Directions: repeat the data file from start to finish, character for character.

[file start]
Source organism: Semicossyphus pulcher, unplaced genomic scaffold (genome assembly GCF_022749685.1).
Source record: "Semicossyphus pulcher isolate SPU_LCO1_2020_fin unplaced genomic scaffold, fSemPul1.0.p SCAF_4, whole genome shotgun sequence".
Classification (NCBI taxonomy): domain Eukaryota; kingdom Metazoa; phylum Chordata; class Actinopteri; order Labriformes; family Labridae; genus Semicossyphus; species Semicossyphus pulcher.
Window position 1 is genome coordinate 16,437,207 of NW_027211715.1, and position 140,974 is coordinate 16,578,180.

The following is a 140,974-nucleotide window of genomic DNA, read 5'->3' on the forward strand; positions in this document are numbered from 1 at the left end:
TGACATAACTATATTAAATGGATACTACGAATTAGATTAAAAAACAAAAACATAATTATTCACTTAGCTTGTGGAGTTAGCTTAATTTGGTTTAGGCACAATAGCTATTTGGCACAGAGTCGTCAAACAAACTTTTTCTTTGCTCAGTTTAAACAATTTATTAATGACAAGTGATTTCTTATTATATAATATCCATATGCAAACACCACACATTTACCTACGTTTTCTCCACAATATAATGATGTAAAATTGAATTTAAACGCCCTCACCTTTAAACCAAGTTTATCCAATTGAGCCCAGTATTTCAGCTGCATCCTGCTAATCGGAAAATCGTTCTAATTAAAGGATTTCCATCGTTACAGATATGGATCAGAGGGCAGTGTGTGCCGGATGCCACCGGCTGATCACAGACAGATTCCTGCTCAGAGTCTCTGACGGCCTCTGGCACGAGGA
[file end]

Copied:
Source organism: Semicossyphus pulcher, unplaced genomic scaffold (genome assembly GCF_022749685.1).
Source record: "Semicossyphus pulcher isolate SPU_LCO1_2020_fin unplaced genomic scaffold, fSemPul1.0.p SCAF_4, whole genome shotgun sequence".
Classification (NCBI taxonomy): domain Eukaryota; kingdom Metazoa; phylum Chordata; class Actinopteri; order Labriformes; family Labridae; genus Semicossyphus; species Semicossyphus pulcher.
Window position 1 is genome coordinate 16,437,207 of NW_027211715.1, and position 140,974 is coordinate 16,578,180.

The following is a 140,974-nucleotide window of genomic DNA, read 5'->3' on the forward strand; positions in this document are numbered from 1 at the left end:
TGACATAACTATATTAAATGGATACTACGAATTAGATTAAAAAACAAAAACATAATTATTCACTTAGCTTGTGGAGTTAGCTTAATTTGGTTTAGGCACAATAGCTATTTGGCACAGAGTCGTCAAACAAACTTTTTCTTTGCTCAGTTTAAACAATTTATTAATGACAAGTGATTTCTTATTATATAATATCCATATGCAAACACCACACATTTACCTACGTTTTCTCCACAATATAATGATGTAAAATTGAATTTAAACGCCCTCACCTTTAAACCAAGTTTATCCAATTGAGCCCAGTATTTCAGCTGCATCCTGCTAATCGGAAAATCGTTCTAATTAAAGGATTTCCATCGTTACAGATATGGATCAGAGGGCAGTGTGTGCCGGATGCCACCGGCTGATCACAGACAGATTCCTGCTCAGAGTCTCTGACGGCCTCTGGCACGAGGA